George Arthur Buttrick, the legendary Presbyterian preacher of the 20th century, insisted that all preaching is venue specific. Indeed it is. The day I preached the Southern Baptist Convention annual sermon in downtown San Antonio in June 1988, recalls a painfully specific venue.
The SBC had endured nine years of controversy. That summer the convention stood at the threshold of the 10th contested election in the fundamentalist takeover.
Someone had suggested to the program committee the previous year that I preach the annual convention sermon. For the worse, I had been one of the “non-aligned” in the 1980s, and I presumed that was why I was asked.
From one perspective the sermon was an act of naivete. The message embraced several verses of Ephesians that called for civility. Forty years old and still believing that 80 percent of Southern Baptists might come together, I hoped to sound a note of reconciliation.
What I did not know then was the Nietzschean will-to-power of the fundamentalists. Having known Baptists of a more genteel character, I did not credit the juggernaut its actual motivation.
A friend of mine asked, “Gregory, are you the last one to believe in Santa Claus and the Easter Bunny?” I did indeed think that most Baptists could still come together. I was wrong, that idea was wrong and it was too late.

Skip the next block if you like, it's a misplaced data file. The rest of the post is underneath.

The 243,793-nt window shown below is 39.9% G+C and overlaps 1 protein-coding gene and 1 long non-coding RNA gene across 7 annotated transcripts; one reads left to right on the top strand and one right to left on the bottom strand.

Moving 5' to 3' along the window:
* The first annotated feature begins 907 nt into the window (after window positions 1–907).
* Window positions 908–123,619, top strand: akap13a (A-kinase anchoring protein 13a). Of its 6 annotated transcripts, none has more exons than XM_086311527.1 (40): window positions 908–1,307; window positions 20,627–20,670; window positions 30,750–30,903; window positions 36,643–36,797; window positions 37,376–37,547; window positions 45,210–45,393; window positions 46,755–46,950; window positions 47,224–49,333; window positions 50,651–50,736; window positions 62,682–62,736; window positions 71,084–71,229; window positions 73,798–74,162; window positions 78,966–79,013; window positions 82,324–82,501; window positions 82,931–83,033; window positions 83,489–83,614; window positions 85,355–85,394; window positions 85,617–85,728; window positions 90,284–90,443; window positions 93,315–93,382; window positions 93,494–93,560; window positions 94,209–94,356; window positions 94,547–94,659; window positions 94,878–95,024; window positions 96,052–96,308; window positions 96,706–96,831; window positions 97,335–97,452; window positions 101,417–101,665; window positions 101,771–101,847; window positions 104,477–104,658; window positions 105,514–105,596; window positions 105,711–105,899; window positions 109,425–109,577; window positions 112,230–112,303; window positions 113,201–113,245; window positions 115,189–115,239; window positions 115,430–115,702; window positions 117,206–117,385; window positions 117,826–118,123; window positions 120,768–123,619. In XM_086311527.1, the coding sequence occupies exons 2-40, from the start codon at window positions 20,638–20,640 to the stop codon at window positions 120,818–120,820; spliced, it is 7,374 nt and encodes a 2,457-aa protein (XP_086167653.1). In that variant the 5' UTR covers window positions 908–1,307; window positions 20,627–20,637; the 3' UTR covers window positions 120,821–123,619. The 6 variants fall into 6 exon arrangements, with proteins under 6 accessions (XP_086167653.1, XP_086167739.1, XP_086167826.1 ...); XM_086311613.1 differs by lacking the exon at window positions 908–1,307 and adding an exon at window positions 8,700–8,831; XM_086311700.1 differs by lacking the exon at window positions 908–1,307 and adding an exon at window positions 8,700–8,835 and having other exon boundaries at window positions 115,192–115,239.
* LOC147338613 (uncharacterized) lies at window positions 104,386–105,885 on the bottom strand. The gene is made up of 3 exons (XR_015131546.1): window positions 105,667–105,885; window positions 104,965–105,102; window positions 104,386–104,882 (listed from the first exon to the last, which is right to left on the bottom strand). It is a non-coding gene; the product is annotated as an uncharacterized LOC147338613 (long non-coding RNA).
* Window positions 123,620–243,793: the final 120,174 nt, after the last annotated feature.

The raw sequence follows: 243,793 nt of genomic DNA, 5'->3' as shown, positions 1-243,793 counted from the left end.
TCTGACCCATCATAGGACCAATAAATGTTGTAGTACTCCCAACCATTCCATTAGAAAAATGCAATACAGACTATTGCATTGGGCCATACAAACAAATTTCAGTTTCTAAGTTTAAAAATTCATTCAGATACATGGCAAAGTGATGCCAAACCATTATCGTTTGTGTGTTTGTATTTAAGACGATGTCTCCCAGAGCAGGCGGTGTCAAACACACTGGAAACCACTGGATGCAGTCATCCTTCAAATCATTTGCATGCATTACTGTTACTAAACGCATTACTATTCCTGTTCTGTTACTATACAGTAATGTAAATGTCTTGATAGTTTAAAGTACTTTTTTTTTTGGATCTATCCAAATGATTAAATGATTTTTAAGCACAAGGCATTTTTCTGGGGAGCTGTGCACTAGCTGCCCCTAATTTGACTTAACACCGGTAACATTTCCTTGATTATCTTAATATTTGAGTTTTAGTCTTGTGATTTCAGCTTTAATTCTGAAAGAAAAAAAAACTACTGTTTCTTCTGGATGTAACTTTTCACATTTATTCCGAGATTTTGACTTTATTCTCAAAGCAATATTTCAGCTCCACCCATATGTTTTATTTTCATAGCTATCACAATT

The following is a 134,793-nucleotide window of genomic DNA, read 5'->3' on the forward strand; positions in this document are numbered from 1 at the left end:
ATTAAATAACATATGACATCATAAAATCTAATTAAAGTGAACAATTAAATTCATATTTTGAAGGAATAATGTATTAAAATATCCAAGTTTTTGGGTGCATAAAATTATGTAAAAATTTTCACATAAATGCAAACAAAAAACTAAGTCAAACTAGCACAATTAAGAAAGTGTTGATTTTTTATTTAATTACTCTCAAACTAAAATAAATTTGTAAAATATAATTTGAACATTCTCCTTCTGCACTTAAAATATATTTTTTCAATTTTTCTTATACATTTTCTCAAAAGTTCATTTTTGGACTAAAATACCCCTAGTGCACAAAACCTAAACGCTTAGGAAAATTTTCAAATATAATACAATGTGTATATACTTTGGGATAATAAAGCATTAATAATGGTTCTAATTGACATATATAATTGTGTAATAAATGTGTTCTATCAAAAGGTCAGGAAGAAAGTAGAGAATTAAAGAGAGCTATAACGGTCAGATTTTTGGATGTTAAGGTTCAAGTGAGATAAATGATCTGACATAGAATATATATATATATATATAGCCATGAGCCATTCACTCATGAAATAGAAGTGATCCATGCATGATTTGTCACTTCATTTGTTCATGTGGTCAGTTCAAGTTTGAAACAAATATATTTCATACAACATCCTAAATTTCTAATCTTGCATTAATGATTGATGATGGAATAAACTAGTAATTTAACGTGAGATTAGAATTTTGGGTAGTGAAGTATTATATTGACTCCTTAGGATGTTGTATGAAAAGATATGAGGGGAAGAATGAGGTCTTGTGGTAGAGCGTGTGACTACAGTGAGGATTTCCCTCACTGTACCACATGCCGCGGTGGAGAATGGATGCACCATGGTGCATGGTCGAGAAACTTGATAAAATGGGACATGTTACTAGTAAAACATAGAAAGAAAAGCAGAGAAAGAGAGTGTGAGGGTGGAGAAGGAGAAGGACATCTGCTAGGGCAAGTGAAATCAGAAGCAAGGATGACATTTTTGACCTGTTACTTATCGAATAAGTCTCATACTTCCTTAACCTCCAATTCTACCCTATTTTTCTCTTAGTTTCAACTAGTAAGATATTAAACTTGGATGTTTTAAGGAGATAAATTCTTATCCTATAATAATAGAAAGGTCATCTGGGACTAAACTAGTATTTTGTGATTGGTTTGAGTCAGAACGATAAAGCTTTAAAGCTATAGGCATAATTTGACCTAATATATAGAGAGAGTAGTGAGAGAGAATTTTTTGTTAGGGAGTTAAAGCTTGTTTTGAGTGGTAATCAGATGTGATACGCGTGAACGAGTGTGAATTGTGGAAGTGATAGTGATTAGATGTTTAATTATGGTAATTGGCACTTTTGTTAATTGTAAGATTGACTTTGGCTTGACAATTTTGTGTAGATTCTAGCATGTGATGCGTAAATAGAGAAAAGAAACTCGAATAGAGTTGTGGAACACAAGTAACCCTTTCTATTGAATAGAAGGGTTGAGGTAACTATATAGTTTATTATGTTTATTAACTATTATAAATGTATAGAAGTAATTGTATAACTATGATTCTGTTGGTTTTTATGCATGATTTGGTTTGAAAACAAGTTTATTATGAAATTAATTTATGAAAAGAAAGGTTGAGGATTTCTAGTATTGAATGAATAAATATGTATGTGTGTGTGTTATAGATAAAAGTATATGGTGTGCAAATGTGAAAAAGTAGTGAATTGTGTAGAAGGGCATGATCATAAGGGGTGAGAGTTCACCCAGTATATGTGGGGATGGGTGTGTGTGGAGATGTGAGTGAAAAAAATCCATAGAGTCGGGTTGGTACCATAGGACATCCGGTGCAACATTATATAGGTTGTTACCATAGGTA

From another perspective the sermon was a realistic proclamation. That convention may be recalled as the “animal-name convention.” The combatants were calling one another skunks, opossums and other such Christian epithets.
The dailies of the South had a field day with the internecine fight in the largest Protestant denomination. The rhetoric undermined the Baptist witness to such an extent that it has never recovered.
The fundamentalists tattooed the denomination with a belligerence that the general public has never forgotten.
My sermon had a pragmatic intention of calming the rhetoric, cooling the tempers and appealing for the same kind of civility that occurs in most corporate board meetings.
The sermon did succeed, for at least the 30 minutes it took to preach it.
Paradoxically, some on both sides thought I was castigating their side or the other side. The principals in the battle saw it as a pusillanimous act of appeasement aimed at both sides.
The cynics thought I was posturing. Some thought it was a great sermon, and others thought it was a whey-faced, lily-livered, spineless, Neville Chamberlain-style, time-serving act of pusillanimous rhetoric.
Everyone agreed with it in principal but few in particular application.
Looking in life’s rear-view-mirror 19 years later, I see both the naivete and the realism of the message. I now wish I had joined with the next generation older than I who saw clearly the threat of fundamentalism.
Kenneth Chaffin, Cecil Sherman, Herbert Reynolds, Winfred Moore, Jimmy Allen, Russell Dilday, Keith Parks and others saw the truth early, clearly and inerrantly, to use the word a different way.
The clarity with which they saw the destructive trajectory of fundamentalism stamps them as prophets of the first order.
I would trade that sermon quickly for an opportunity to take back time and stand with them. I looked for a middle that was not there. They are heroes of Baptist history.
Joel Gregory is professor of preaching at George W. Truett Seminary of Baylor University and distinguished fellow of Georgetown College.